Who knows Kyrgyzstan?

Kyrgyzstan, the country of the Kyrgyz, also called Kyrgyzstan or Kirghizia, has been an independent state in Central Asia since 1991. Kyrgyzstan is one of 15 states of the former Soviet Union. In the north it borders Kazakhstan, east and southeast China, southern Tajikistan and western Uzbekistan.

The former Soviet republic is also called the “Switzerland of Central Asia” because of its imposing mountains.

The landscapes of Kyrgyzstan are among the most spectacular natural spaces on earth:

Glaciers, deserts, lakes, steppes, and forests make the country a celebration of colors and formations. Without the walnut forests of Kyrgyzstan, we may not know walnuts, apples, and plums whose wild ancestors on the slopes of the mighty Tien Shan Mountain survived the Ice Age.

The richness of these natural beauties, the forests and cultivated plant diversity, contrast with the poverty of people living in Kyrgyzstan.

The area of Kyrgyzstan is slightly larger than half the area of Germany.

In other words, it is about five times as large as Switzerland, or five and a half times the size of Baden-Wurttemberg, and thus the second-smallest country in Central Asia after Tajikistan.

Central Asia includes the countries and regions in Asia that have no access to an ocean or whose rivers do not flow into an ocean. These are Turkmenistan, Uzbekistan, Kazakhstan, Tajikistan and Kyrgyzstan.
In part, the Caucasian countries of Armenia, Georgia and Azerbaijan, as well as Mongolia, are counted as “Central Asia”.Kyrgyzstan is located on the geographical latitude of northern Spain, between the Biscay in the north and Toledo (south of Madrid). The country is very isolated and impassable, which is why it is little known to us – less than Uzbekistan with its architecture, Kazakhstan with the steppes and the Aral Sea or Mongolia.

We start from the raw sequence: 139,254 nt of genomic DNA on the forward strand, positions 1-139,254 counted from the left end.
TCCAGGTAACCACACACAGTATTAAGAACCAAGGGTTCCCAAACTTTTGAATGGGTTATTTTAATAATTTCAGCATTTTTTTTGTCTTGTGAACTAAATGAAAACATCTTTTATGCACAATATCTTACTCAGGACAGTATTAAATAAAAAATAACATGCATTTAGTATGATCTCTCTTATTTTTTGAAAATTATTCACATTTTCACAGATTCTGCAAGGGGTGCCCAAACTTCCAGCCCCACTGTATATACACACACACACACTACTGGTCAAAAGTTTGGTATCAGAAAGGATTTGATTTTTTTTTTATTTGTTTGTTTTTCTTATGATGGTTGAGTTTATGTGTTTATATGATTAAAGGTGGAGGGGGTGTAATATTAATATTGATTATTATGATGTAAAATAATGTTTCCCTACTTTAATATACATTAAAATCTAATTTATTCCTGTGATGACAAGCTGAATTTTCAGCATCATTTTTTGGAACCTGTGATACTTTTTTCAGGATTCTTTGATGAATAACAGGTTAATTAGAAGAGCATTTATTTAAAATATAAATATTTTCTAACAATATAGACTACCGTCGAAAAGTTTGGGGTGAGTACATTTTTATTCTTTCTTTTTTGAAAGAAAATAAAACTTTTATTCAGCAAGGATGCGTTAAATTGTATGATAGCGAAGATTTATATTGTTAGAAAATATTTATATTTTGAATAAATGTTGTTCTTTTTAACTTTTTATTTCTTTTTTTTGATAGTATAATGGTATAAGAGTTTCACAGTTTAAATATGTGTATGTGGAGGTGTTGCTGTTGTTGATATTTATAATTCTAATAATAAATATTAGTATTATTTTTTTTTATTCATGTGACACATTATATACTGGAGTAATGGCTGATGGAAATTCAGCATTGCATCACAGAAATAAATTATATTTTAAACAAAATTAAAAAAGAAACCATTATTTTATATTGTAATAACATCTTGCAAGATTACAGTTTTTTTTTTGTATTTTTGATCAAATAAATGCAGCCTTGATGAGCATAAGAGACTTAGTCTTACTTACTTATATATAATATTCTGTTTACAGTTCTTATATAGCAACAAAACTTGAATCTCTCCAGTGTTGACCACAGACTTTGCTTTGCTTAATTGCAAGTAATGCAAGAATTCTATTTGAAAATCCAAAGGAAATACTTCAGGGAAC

Kyrgyzstan is a mountain country: more than 50% of the country’s surface area is higher than 3000m above sea level. Because of its mountains, the country is very well known among mountaineers. It is crossed by 90 mountain chains (many along the latitude) and between the lowest and the highest point are 7000 meters. Kyrgyzstan occupies the western half of Tienshan. The Tienshan (Chinese: Heavenly mountains) is part of a large mountain belt, and with more than 2500 km of length twice as long as the Alps. It is bordered to the north by the Kazakh steppe, to the south-west by the still more massive Pamir and to the east by the Taklamakan desert. In the center, it piles up into a huge knot of mountain chains, trot valleys and high steps. On the border to China is the longest mountain chain of the Tienschan (582 km).

The Jenilcek glacier is one of the largest ice streams outside the Polar Regions. It lays “U”-shaped in the mountains and has an area of 816 km², which is one and a half times the area of Lake Constance. The highest mountain of Kyrgyzstan and the northernmost seven thousand is the Pik Pobedy, the “Triumphal Mountain”. It is 7439m high and is called in Kyrgyz Dzengis Cokusu. It was renamed after the victory over Hitler`s Germany. Previously it was called Kann-Too: “Blood Mountain”.

Water is the most important resource of the country. Water brings life to the steppes and deserts around Kyrgyzstan and allows the country to produce electricity.